The following information and research findings continue to support the benefits and importance of Vitamin D.
1. Coronary Artery Disease (CAD):
Lower Vit. D Levels Associated with Increased CAD Severity:
A study presented at the American College of Cardiology’s 63rd Annual Scientific Session in April, 2014 reveals the finding of a correlation between declining Vit. D levels and increasing CAD severity in a study of Italian men and women.
The study included 1,484 subjects undergoing coronary angiography to evaluate arterial blood flow which is impaired among those with atherosclerosis.
Diameter reduction of 50% or more in at least one coronary artery was considered diagnostic of CAD.
Deficient serum Vit. D levels were uncovered in 70.4% of the subjects. The presence of CAD was 32% higher among those with Vit. D deficiency and nearly twice as high among subjects with severely deficient levels compared with those whose levels were normal.
2. Reduced Vitamin D Levels Correlate with Greater Risk of Fracture Among Women:
A study presented at the World Congress on Osteoporosis, Osteoarthritis and Musculoskeletal Diseases which was held April, 2014 in Spain found a greater risk of fracture in older women with low levels of Vit. D measured over a five-year period compared to those with higher levels.
Of the 1,044 women aged 75 years at the current study’s initial visit, 715 attended the five year follow-up exam. Serum Vit. D levels measured at both visits were categorized as low, intermediate or high. Women whose Vit. D levels fell into the same category during both visits were considered to have consistently low, intermediate or high levels of Vit. D. The subjects were followed for 10 years during which time any fractures were documented.
While 20.6% of women whose Vit. D levels measured consistently low experienced hip fracture, they occurred in just 9.9 and 6.9% of those whose levels were consistently intermediate or high.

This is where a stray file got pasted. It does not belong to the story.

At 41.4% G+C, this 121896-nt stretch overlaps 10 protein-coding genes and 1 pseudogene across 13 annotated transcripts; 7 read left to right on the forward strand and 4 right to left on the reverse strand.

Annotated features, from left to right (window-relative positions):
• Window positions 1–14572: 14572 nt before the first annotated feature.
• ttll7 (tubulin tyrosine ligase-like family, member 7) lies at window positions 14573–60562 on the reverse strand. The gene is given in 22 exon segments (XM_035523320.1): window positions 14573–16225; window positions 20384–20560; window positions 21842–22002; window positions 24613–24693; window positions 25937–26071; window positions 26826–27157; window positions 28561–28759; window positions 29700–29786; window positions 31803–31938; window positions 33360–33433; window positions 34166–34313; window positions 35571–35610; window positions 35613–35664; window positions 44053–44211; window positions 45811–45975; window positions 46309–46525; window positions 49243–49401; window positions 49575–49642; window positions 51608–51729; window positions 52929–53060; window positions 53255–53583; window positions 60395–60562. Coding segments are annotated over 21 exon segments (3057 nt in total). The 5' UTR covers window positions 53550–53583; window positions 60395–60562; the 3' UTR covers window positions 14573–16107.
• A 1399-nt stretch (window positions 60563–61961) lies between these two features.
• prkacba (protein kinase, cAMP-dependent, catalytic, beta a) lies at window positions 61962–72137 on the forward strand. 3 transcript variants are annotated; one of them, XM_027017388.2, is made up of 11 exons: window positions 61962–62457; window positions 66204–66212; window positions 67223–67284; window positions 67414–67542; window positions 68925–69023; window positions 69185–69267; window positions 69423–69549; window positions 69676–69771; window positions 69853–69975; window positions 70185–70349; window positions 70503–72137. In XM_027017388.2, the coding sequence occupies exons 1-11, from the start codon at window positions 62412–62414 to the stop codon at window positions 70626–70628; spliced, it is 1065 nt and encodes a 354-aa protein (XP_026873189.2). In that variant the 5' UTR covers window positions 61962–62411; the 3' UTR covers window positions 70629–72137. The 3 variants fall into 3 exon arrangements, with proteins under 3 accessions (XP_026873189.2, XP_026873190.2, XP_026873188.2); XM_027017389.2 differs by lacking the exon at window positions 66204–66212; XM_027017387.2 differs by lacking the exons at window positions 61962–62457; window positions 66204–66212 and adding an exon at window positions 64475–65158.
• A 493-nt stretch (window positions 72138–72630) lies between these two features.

The study concludes that in the population sample of elderly women, Vit. D insufficiency sustained over five years was associated with increased 10-year risk of osteoporotic fracture.
3. Cognitive Function and Vitamin D:
Here are findings of the April, 2014 study of a protective effect for higher Vit. D levels against cognitive decline over a four-year period. The study is known as the Health, Aging and Body Composition (Health ABC) study. Research was performed at Wake Forest Baptist Medical Center.
The current study included 2,777 well-functioning individuals between 70 to 79 years of age upon enrollment in the study.
Serum Vit. D, 25-Hydroxy levels were measured one year after enrollment and cognitive function was evaluated at the beginning of the study and at four years.
Sixty-eight percent of the subjects had low Vit. D levels of less than 30 mg/ml. The researchers observed an association between better cognitive test scores at the beginning of the study and higher Vit. D levels. When tests scores at the end of the four-year period were analyzed, a greater decline was noted in association with low levels of Vit. D.